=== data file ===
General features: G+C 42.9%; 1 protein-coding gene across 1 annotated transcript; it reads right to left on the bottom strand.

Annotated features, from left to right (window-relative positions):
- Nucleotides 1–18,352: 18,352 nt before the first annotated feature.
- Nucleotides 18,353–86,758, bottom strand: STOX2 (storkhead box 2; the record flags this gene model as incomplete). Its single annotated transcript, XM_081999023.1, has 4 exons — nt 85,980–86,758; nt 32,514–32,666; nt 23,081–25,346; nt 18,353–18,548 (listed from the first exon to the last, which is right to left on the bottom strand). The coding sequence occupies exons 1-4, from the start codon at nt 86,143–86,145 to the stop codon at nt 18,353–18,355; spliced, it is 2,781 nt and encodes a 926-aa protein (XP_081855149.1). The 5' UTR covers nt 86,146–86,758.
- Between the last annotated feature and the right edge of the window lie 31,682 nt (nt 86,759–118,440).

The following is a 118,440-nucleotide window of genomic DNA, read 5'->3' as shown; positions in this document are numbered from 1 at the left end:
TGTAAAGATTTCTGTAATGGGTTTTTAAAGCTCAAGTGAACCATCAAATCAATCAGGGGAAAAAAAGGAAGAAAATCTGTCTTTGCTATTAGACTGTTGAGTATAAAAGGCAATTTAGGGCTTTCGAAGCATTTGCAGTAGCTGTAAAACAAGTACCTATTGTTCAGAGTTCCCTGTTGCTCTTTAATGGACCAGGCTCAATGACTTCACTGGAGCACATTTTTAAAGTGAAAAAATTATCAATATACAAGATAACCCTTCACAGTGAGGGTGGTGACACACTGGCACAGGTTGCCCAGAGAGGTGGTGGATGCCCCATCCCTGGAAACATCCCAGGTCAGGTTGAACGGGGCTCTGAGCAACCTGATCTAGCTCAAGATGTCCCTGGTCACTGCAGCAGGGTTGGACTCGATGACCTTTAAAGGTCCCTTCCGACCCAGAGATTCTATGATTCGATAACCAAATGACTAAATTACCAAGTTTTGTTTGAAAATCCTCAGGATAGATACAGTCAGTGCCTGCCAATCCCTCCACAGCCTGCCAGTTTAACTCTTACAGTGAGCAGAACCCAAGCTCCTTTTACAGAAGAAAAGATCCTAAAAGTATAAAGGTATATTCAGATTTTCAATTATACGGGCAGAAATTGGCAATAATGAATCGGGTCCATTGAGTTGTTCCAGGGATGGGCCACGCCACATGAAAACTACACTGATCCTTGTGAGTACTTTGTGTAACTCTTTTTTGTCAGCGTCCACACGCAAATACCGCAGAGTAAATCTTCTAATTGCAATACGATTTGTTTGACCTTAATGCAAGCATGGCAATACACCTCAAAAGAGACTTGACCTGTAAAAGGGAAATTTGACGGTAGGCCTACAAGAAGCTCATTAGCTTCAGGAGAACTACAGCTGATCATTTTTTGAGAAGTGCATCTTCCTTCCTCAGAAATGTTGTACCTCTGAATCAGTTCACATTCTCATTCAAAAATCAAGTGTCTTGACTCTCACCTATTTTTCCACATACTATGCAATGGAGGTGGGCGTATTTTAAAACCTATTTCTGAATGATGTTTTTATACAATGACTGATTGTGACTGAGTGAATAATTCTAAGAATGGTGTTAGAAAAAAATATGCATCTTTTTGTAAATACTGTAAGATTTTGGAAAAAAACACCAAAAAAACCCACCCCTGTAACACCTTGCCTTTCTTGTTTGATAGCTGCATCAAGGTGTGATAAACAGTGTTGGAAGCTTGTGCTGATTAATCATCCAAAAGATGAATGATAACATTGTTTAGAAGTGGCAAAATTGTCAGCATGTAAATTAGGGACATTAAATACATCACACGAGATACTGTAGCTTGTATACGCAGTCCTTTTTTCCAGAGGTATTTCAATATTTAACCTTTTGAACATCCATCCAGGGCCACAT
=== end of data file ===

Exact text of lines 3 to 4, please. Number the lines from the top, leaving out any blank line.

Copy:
- Nucleotides 1–18,352: 18,352 nt before the first annotated feature.
- Nucleotides 18,353–86,758, bottom strand: STOX2 (storkhead box 2; the record flags this gene model as incomplete). Its single annotated transcript, XM_081999023.1, has 4 exons — nt 85,980–86,758; nt 32,514–32,666; nt 23,081–25,346; nt 18,353–18,548 (listed from the first exon to the last, which is right to left on the bottom strand). The coding sequence occupies exons 1-4, from the start codon at nt 86,143–86,145 to the stop codon at nt 18,353–18,355; spliced, it is 2,781 nt and encodes a 926-aa protein (XP_081855149.1). The 5' UTR covers nt 86,146–86,758.